Kamran Chaudhry, Lahore
Updated: September 10, 2021 09:25 AM GMT
Caritas Pakistan executive director Amjad Gulzar (center) addresses female entrepreneurs in Karachi on Sept. 6. (Photo: Mansha Noor)
Caritas Pakistan Karachi has inaugurated a skills development center to encourage Christian entrepreneurs in the seaport city.
Sixty youths began classes in the diocesan unit after the Sept. 6 inauguration in collaboration with the Divine Hope Foundation, a Catholic youth group.
The institute offers training in subjects including fashion design, tailoring, computers and English language.
Certificates will be issued to those candidates who pass final tests after undergoing the free three-month courses.
“More than 100 applications were received but only 20 youngsters were selected for each course to avoid gathering amid the fourth wave of coronavirus. Most of the students learning tailoring are illiterate,” Mansha Noor, executive secretary of Caritas Pakistan Karachi, told UCA News.
“Their products will be shared on social media groups. We are developing a women entrepreneurs’ group through education and capacity building. Unemployment and alcohol/drug addiction remain major concerns among local Christian youths. The skills will help them survive in the private sector. Very few avail job opportunities in government departments plagued by nepotism.”
Church leaders say discriminatory treatment is routinely meted out to Christians, who face a lack of employment opportunities and poor access to education
Christians make up 2 percent of Pakistan's population of 220 million. Most languish at the bottom of the social ladder. Largely uneducated, they work as street sweepers, trash collectors, farmhands and other menial laborers.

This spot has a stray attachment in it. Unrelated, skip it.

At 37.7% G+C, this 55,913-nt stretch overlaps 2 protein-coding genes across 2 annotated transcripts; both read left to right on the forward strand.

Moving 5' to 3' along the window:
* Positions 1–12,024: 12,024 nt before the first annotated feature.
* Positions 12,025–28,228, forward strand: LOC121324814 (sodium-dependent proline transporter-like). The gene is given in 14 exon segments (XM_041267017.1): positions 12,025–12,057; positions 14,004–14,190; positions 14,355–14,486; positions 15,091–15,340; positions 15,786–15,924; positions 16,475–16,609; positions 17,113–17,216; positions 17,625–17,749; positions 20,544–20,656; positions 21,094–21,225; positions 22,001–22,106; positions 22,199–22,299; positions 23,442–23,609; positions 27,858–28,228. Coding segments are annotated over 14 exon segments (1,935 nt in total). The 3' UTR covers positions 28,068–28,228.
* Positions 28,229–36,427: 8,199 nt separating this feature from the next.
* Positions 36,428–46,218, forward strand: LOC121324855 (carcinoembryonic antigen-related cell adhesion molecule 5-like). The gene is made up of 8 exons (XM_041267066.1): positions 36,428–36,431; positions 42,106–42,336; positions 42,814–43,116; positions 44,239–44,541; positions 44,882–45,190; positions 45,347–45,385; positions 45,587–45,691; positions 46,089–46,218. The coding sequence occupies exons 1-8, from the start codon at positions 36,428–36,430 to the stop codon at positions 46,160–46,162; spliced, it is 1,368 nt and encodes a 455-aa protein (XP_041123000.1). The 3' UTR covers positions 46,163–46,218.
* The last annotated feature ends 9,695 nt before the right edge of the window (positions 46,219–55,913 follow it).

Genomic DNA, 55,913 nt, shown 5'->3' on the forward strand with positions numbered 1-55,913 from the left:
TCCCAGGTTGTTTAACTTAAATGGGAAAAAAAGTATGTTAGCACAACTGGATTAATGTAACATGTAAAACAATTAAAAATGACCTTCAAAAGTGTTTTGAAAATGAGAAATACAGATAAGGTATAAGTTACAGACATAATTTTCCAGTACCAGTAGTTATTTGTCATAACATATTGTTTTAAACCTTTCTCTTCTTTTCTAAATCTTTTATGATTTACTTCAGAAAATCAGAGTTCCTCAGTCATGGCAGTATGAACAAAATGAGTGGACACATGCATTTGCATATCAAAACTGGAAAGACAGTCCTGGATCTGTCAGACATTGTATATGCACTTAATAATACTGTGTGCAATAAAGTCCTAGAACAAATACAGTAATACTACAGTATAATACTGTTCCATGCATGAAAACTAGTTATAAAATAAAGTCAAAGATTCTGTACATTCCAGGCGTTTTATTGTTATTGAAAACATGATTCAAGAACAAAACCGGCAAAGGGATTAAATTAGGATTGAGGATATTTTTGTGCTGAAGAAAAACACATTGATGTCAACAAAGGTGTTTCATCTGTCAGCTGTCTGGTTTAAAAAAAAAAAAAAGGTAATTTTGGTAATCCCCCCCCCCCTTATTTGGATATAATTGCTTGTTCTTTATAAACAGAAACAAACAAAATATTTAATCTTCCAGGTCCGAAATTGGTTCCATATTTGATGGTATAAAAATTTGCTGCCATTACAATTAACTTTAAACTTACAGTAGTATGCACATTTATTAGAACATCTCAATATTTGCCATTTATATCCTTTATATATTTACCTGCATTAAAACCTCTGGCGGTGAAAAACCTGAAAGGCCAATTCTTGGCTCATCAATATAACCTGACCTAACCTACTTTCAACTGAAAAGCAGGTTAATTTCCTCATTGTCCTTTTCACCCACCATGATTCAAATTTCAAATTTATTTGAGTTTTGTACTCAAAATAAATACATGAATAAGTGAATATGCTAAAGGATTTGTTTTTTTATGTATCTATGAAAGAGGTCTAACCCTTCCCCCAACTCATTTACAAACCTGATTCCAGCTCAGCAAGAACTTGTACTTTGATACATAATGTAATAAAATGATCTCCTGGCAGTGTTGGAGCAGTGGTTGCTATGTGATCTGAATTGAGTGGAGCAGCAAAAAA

According to a study by the Pakistan Partnership Initiative, a Christian organization based in Islamabad, 70 percent of Christians, particularly daily-wagers and laborers, lost their jobs or reported reduced income during the nationwide lockdown last year.
Church leaders say discriminatory treatment is routinely meted out to Christians, who face a lack of employment opportunities and poor access to education despite their contributions to defense and welfare. Government and army advertisements often offer only menial employment to Christians — for example, sanitation jobs — a stance that horrifies the minority community.
Shahbaz Bhatti, the Catholic federal minister for minorities who was assassinated in March 2011, was central to securing a 5 percent quota for religious minorities in government jobs, four seats in the Senate and a national day to commemorate minorities in Pakistan.
However, critics say the rule is rarely enforced. Even when it is, reserved jobs are often found only in sectors such as sanitary work not seen as desirable by mainstream society. Both provincial governments and security departments often publish job advertisements that invite applications from non-Muslims for a sanitation post
In July, a group of Christian youths complained to Punjab Chief Minister Sardar Usman Buzdar after being turned down by the police department because of their religion.